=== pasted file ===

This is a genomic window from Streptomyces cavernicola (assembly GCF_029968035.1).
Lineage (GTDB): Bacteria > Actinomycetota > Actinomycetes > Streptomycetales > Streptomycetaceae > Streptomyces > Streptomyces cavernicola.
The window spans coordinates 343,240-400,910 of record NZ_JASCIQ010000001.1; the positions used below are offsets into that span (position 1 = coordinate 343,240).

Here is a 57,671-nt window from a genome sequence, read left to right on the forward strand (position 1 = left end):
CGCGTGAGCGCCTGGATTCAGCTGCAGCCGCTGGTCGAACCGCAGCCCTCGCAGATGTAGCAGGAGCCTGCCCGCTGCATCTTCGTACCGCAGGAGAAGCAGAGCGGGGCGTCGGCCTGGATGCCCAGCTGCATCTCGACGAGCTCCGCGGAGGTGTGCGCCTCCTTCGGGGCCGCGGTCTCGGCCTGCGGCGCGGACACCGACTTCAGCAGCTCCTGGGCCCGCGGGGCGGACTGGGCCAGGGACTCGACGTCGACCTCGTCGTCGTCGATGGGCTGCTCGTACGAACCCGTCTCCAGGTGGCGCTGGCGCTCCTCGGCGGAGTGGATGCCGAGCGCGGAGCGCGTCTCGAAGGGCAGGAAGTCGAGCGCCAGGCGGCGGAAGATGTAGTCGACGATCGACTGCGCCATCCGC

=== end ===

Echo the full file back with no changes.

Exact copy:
This is a genomic window from Streptomyces cavernicola (assembly GCF_029968035.1).
Lineage (GTDB): Bacteria > Actinomycetota > Actinomycetes > Streptomycetales > Streptomycetaceae > Streptomyces > Streptomyces cavernicola.
The window spans coordinates 343,240-400,910 of record NZ_JASCIQ010000001.1; the positions used below are offsets into that span (position 1 = coordinate 343,240).

Here is a 57,671-nt window from a genome sequence, read left to right on the forward strand (position 1 = left end):
CGCGTGAGCGCCTGGATTCAGCTGCAGCCGCTGGTCGAACCGCAGCCCTCGCAGATGTAGCAGGAGCCTGCCCGCTGCATCTTCGTACCGCAGGAGAAGCAGAGCGGGGCGTCGGCCTGGATGCCCAGCTGCATCTCGACGAGCTCCGCGGAGGTGTGCGCCTCCTTCGGGGCCGCGGTCTCGGCCTGCGGCGCGGACACCGACTTCAGCAGCTCCTGGGCCCGCGGGGCGGACTGGGCCAGGGACTCGACGTCGACCTCGTCGTCGTCGATGGGCTGCTCGTACGAACCCGTCTCCAGGTGGCGCTGGCGCTCCTCGGCGGAGTGGATGCCGAGCGCGGAGCGCGTCTCGAAGGGCAGGAAGTCGAGCGCCAGGCGGCGGAAGATGTAGTCGACGATCGACTGCGCCATCCGC